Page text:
So TBJ (Red question mark above) looks to his right. Nope. Defensive Left End and green arrow above, Hunter Kampmoyer [There’s that dude, making a great play AGAIN] has his side contained beautifully.
So TBJ tries the middle. Sorry, Tony. Will Linebacker Troy Dye (Blue arrow above) has done a great job, of keeping leverage on the ball carrier, and then Troy beautifully fills the inside area. Kampmoyer and Dye are joined by another guy who played an excellent spring game, Defensive Right End, Elijah George, (yellow arrow above) who is wonderfully playing the 4 technique.
The improvement in the defenders above by Jim Leavitt is impressive.
FINALLY, we get to show some good offense below. The Ducks limited their available running plays in the spring game. No Toss Reads. No QB Counters. But one cool play they did use late in the game was the Jet Sweep-QB Power, aka the Inverted Veer …
This is when the QB [on this featured play, freshman Braxton Burmeister] reads the unblocked DE [Bryson Young] [Remember: In the Ducks’ 4-2 alignment [pictured below], an Outside Linebacker replaces the Nose Tackle, the 2 Outside Linebackers then become Defensive Ends, and the 2 Defensive Ends become Defensive Tackles. Got it?].
If the unblocked DE (above) didn’t take the Jet Sweep running back, the QB would have given to the RB [Charles Nelson] the ball. But because the DE stayed with the Jet Sweeper, QB Burmeister kept the ball and ran a classic off-tackle “Power” play.
Now the fun begins:
Want to see a great double-team? Watch the Right Tackle [ Green arrow above and No. 54 Calvin Throckmorton] and the Right Guard [Red arrow above and No. 61 Valentino Daltoso] power-up on DLT Hunter Kampmoyer. In “zone” blocking, necessary “combo” blocks always start with a double-team, but then one of the blockers has to come off that double-team and block a LB. In a “power” blocking scheme, using a true double-team and a pulling blocker to block the play-side LB, the two blockers know they get to stay together and try to drive the defensive lineman back into the off-side LB.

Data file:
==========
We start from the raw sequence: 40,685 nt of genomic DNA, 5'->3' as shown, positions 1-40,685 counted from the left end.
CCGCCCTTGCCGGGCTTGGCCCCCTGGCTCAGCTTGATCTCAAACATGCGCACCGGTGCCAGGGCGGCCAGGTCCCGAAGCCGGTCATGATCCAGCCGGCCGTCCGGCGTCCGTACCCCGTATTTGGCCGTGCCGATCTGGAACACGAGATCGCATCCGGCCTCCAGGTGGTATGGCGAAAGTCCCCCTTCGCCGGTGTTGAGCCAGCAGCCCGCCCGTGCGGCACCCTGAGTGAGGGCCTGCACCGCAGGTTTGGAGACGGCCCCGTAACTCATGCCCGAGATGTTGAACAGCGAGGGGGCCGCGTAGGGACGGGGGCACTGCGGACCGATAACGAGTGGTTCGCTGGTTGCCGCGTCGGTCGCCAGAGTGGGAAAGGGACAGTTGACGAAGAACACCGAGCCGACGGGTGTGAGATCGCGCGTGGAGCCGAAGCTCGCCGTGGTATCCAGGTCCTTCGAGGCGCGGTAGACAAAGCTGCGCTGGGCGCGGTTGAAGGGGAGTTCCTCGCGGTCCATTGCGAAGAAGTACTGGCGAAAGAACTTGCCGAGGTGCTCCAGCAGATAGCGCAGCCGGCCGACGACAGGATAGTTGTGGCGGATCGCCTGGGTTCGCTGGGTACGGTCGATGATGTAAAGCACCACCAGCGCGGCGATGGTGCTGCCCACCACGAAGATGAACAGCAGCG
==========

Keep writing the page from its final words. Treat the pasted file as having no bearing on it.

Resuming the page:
The Left Guard [Green arrow above and No. 68 Shane Lemieux] pulls to the play-side to lead the way for his QB, by blocking the play-side LB [A.J. Hotchkins]. Lemieux does an excellent job. Since Hotchkins took on Lemieux’ inside shoulder, Burmeister should have gone outside that block. But Lemieux hit A.J. so hard, he still couldn’t make the tackle …
In this case, after driving Kampmoyer [who played a great spring game] almost into the play-side LB, Daltoso knows his job is well done, and he comes off the double-team to seal the back-side LB. Meanwhile, Throckmorton beautifully finishes his job by driving Kampmoyer onto his back. Yeah!
Because of the need to protect the QB, the play was blown dead after a 6-yard gain. But I’m not so sure it couldn’t have gone a lot farther. There were 2 Defensive backs there, but I’m not so sure …
And anyway, it was a beautiful 6-yard gain. That’s POWER FOOTBALL! — wonderfully supplemented by finesse and deception.
Well, did you like your Gumbo? There were so many enjoyable moments to savor in the Oregon Spring Game. Makes me hungry for next year.
Coach Mike Morris
Pleasant Hill, Oregon